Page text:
Because of SharePoint’s wide breadth of features, powerful customization options and, frankly, general usefulness, it makes a lot of sense for an ISV to integrate with it. Of course, this is not necessary to become a go-to location on an intranet. However, by integrating, you are placing your application in the heart of an organization’s collaboration environment. Not only will users more readily experience your app’s power and functionality, they will experience it in the context of organization-wide search, pertinent documents, workflows, reporting and even social networking.
SharePoint is becoming a strategic productivity hub for the mid-sized & enterprise markets. It is where organizations are directing users to discover information, store & collaborate on documents, manage projects, read organizational news, manage shared calendars, etc. Furthermore, it is booming! SharePoint alone did $1.5 billion in revenue for Microsoft in 2010 and is found in 75% of all Fortune 500 corporations. According to this ZDNet article, a staggering 20,000 user licenses are being sold per day!
Great! So how do I do it?
Of course, there are a wide variety of ways to plug into SharePoint. When I work with ISVs who are considering integration, one of my core tenets is that deeper integration with SharePoint makes it more likely that the application will become ingrained in key business processes. Naturally, this is an extremely powerful thing for the customer and the ISV.
Usually, ISVs that I work with haven’t started out with that core principle. Many just want a SharePoint integration story so that an additional box can be checked on an RFP form. However, soon their customers start clamoring for more and more functionality.
“Why can’t I search for this data the same way I search for everything else?”
“Why can’t I get at some content as part of a structured workflow?”
“I’m already seeing your data in SharePoint. Why do I have to retype it into lists and documents?”
“Why can’t your application create SharePoint and Outlook tasks?”
This is because they’ve created a web part or two that can sit on a page and surface functionality from their application. This is a great start, but lacks a tight integration story. At this point, they have essentially a glorified Iframe.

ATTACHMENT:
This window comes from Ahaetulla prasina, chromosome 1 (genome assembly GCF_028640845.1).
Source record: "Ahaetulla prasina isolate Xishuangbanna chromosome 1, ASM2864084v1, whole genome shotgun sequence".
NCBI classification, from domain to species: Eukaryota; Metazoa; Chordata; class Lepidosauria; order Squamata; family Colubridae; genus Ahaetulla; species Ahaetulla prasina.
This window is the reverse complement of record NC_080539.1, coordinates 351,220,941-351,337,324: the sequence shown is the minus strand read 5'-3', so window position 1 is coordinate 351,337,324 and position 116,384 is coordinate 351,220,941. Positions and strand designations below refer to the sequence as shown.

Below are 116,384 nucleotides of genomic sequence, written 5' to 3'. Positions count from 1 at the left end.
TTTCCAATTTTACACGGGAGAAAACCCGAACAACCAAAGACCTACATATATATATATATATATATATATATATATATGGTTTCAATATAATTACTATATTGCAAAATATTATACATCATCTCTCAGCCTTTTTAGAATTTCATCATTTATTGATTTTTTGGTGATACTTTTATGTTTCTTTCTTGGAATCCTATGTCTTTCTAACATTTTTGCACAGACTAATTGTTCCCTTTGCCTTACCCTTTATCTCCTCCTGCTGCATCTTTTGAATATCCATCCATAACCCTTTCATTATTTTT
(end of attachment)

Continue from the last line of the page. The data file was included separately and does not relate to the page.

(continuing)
Almost without fail, at this point, I recommend that we integrate using Business Connectivity Services. To quote Microsoft:
Business Connectivity Services is a set of services and features that provide a way to connect SharePoint solutions to sources of external data and to define external content types that are based on that external data… [BCS] solutions use a set of standardized interfaces to provide access to business data. As a result, developers of solutions do not have to learn programming practices that apply to a specific system or adapter for each external data source. Microsoft Business Connectivity Services also provide the run-time environment in which solutions that include external data are loaded, integrated, and executed in supported Office client applications and on the Web server.
Essentially, with BCS, you surface application data as native SharePoint data. When users search for content, your application data appears right along-side documents, users, discussions, etc… Likewise, your data will exist in its own SharePoint lists and appear alongside data in other well-known lists like document libraries, tasks, calendars, etc… In fact, it can even be inside Word documents.
This deeper level of integration gives power users and SharePoint designers the ability to customize their experience in working not only directly with your application data, but also in how your application data shows up in their day-to-day processes. For example, a sales person can add product data that exists in your ERP system directly to an Invoice that they are creating in Microsoft word simply by selecting the product name from a drop down. Likewise, customers from 3rd party systems such as SalesForce.com or Dynamics CRM can appear in SharePoint search, exist in their own SharePoint contacts lists, and even be added to Statements of Work.
Give it a shot!
Using BCS takes work. It involves more coding than you’d otherwise need and more upfront planning. It’s frequently passed over for faster up-front solutions – most commonly custom web parts that call a service directly. It is worth considering going with BCS and the deeper level of integration that gives your customers the opportunity to ingrain your application into their daily business processes. This will drive value from your application in ways you haven’t even thought of yet. Ideally you will find your application has become an indispensable part of the organization.